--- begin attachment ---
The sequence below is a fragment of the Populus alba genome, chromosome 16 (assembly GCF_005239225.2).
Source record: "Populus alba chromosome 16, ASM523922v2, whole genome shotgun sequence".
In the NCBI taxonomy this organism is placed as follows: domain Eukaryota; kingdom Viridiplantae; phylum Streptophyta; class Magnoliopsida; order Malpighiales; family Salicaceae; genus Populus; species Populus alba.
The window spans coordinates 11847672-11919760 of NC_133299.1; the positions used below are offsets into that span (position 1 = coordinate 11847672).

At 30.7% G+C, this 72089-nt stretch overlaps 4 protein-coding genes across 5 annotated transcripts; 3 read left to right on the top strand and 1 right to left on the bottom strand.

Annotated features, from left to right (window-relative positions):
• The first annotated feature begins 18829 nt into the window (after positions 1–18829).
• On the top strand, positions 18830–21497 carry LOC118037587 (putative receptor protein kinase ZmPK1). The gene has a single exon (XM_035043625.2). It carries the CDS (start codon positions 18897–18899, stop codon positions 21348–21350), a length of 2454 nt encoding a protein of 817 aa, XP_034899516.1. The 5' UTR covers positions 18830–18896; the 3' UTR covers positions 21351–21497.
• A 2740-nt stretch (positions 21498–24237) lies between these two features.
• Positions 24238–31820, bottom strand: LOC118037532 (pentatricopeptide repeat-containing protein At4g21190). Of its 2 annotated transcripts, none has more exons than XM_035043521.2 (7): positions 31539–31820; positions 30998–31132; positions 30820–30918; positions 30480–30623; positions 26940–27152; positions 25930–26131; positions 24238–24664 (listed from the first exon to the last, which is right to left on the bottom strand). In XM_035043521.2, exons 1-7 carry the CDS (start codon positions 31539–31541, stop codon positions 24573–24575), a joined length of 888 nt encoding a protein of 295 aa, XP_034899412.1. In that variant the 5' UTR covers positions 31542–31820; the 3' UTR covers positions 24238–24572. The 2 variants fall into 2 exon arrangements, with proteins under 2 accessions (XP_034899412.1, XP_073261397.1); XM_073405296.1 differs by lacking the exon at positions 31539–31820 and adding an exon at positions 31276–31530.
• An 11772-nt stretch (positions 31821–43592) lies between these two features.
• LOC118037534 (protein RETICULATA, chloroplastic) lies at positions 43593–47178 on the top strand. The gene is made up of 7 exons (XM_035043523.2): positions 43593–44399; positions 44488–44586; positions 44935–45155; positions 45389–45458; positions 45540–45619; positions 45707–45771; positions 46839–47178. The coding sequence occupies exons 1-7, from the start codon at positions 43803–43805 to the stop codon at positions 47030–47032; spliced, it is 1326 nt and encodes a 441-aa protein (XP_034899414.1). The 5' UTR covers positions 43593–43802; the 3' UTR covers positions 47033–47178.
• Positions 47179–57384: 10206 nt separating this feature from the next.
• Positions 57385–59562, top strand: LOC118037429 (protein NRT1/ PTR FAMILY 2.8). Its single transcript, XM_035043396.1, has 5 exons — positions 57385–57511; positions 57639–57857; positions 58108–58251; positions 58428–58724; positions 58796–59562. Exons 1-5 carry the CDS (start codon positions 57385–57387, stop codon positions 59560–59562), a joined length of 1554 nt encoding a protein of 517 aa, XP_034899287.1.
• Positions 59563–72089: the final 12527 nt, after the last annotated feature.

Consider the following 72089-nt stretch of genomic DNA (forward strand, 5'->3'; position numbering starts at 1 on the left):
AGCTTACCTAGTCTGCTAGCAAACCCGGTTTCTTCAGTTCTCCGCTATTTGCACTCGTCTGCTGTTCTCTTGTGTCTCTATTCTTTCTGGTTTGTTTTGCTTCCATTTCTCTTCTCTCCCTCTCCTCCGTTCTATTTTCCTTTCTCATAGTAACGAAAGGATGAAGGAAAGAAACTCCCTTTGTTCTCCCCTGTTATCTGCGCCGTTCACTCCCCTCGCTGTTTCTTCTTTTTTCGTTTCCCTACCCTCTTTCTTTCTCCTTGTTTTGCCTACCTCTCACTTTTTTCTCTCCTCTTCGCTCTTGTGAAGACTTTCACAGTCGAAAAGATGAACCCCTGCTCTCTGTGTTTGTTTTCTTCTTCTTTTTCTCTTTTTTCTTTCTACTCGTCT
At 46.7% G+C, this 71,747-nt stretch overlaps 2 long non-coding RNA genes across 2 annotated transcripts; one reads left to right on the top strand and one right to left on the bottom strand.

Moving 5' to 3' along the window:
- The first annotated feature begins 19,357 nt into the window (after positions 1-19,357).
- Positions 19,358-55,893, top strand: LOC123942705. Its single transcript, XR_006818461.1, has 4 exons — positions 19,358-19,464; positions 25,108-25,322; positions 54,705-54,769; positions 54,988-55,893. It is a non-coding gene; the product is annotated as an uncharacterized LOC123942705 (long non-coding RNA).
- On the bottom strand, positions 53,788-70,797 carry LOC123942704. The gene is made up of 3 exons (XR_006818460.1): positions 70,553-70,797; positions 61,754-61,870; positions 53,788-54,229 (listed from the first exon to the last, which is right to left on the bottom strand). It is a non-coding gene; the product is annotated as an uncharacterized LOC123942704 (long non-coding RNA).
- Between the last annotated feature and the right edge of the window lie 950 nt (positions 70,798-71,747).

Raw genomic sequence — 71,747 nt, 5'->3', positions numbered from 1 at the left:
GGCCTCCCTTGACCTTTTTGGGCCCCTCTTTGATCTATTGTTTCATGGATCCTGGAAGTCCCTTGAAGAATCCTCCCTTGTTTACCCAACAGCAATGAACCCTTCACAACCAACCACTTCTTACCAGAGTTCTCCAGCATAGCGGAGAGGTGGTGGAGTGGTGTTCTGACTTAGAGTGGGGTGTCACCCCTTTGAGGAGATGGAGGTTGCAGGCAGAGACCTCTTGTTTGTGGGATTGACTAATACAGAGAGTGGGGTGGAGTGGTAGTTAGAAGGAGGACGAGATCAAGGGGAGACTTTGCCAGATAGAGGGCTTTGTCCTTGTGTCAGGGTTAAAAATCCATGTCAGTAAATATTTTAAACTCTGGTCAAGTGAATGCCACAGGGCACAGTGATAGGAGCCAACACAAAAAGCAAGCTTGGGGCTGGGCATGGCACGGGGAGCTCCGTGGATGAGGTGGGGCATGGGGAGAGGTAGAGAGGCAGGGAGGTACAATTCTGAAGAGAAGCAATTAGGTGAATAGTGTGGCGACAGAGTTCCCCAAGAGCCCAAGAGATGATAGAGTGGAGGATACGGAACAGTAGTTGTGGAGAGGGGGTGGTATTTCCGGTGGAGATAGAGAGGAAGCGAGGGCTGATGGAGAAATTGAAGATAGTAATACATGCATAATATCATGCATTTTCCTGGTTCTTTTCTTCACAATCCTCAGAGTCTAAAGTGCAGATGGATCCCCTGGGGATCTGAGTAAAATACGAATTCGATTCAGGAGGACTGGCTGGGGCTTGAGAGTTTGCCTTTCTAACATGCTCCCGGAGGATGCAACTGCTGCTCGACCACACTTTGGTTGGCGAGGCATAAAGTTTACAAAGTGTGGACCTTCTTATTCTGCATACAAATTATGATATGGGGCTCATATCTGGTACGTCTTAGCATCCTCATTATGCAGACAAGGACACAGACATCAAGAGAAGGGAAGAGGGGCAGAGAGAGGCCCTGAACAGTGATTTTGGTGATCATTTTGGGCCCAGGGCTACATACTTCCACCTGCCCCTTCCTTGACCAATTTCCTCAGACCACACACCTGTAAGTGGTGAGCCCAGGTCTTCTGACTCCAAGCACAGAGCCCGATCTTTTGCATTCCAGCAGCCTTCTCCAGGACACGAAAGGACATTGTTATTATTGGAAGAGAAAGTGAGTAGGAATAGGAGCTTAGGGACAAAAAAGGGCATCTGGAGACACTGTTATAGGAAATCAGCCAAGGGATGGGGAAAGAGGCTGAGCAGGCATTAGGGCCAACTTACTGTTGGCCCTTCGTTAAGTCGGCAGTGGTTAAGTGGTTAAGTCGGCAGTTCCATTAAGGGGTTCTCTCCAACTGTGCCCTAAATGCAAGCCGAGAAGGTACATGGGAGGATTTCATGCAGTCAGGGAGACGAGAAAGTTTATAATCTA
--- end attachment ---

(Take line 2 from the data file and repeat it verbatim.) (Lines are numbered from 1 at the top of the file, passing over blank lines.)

Source record: "Populus alba chromosome 16, ASM523922v2, whole genome shotgun sequence".